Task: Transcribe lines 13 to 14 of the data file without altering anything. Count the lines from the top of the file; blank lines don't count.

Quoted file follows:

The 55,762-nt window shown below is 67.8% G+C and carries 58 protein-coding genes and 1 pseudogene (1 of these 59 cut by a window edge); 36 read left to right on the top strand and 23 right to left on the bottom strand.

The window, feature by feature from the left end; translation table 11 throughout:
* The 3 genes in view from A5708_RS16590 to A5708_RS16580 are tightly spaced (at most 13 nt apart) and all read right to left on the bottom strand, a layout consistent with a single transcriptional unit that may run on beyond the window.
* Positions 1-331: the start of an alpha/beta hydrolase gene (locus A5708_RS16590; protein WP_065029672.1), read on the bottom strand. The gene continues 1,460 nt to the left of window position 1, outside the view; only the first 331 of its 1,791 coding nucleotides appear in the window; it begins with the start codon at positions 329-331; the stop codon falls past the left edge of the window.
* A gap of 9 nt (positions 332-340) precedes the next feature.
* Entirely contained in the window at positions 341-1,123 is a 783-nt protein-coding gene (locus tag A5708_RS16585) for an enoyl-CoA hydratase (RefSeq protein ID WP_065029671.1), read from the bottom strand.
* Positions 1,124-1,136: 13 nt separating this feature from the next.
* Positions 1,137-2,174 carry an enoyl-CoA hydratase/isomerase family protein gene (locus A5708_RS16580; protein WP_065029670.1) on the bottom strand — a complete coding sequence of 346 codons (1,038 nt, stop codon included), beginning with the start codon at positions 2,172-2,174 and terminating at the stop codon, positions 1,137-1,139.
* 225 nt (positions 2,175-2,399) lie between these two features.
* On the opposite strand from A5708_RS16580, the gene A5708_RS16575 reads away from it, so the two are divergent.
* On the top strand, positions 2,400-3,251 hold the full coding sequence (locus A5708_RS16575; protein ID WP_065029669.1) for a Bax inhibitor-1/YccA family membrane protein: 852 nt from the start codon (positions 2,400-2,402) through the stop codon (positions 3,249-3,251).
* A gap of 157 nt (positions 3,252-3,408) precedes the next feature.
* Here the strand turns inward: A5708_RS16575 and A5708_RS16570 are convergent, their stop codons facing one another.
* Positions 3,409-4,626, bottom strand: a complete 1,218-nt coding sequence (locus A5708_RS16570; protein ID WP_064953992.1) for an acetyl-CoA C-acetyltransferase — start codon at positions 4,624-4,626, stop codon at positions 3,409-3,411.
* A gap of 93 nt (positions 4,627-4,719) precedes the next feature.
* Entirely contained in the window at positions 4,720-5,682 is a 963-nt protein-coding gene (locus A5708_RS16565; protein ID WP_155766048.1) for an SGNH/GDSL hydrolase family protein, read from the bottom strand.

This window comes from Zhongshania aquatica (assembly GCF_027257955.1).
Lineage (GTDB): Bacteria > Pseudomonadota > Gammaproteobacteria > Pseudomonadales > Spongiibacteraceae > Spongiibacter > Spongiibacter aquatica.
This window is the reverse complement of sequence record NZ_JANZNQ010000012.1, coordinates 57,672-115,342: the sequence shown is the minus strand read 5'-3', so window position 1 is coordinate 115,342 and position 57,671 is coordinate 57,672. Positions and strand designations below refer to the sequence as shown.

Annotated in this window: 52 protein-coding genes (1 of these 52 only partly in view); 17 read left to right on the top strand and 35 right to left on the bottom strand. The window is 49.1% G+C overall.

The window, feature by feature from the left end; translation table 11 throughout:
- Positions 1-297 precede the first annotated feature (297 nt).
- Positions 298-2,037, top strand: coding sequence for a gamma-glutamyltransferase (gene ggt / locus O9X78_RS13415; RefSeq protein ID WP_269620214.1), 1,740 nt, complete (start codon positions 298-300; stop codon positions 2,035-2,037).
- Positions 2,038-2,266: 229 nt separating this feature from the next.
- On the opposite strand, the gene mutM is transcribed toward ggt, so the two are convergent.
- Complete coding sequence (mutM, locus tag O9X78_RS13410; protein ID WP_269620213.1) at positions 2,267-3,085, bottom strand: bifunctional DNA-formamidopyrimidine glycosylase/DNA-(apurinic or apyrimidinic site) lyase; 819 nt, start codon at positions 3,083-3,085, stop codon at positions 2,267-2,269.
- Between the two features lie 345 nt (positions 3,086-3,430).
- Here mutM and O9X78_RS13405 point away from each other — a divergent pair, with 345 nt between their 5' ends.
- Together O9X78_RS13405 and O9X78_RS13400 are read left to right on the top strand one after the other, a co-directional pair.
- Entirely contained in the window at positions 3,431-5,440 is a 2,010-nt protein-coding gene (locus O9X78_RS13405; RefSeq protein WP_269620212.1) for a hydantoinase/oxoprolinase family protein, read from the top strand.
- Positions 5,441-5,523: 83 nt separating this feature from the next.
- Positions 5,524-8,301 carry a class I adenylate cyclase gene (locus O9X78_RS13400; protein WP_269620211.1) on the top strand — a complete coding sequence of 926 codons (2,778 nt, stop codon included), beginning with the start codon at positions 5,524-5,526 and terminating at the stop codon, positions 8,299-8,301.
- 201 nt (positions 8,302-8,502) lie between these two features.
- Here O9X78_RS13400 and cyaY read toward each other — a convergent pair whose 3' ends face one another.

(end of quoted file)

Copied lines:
* Here the strand turns inward: A5708_RS16575 and A5708_RS16570 are convergent, their stop codons facing one another.
* Positions 3,409-4,626, bottom strand: a complete 1,218-nt coding sequence (locus A5708_RS16570; protein ID WP_064953992.1) for an acetyl-CoA C-acetyltransferase — start codon at positions 4,624-4,626, stop codon at positions 3,409-3,411.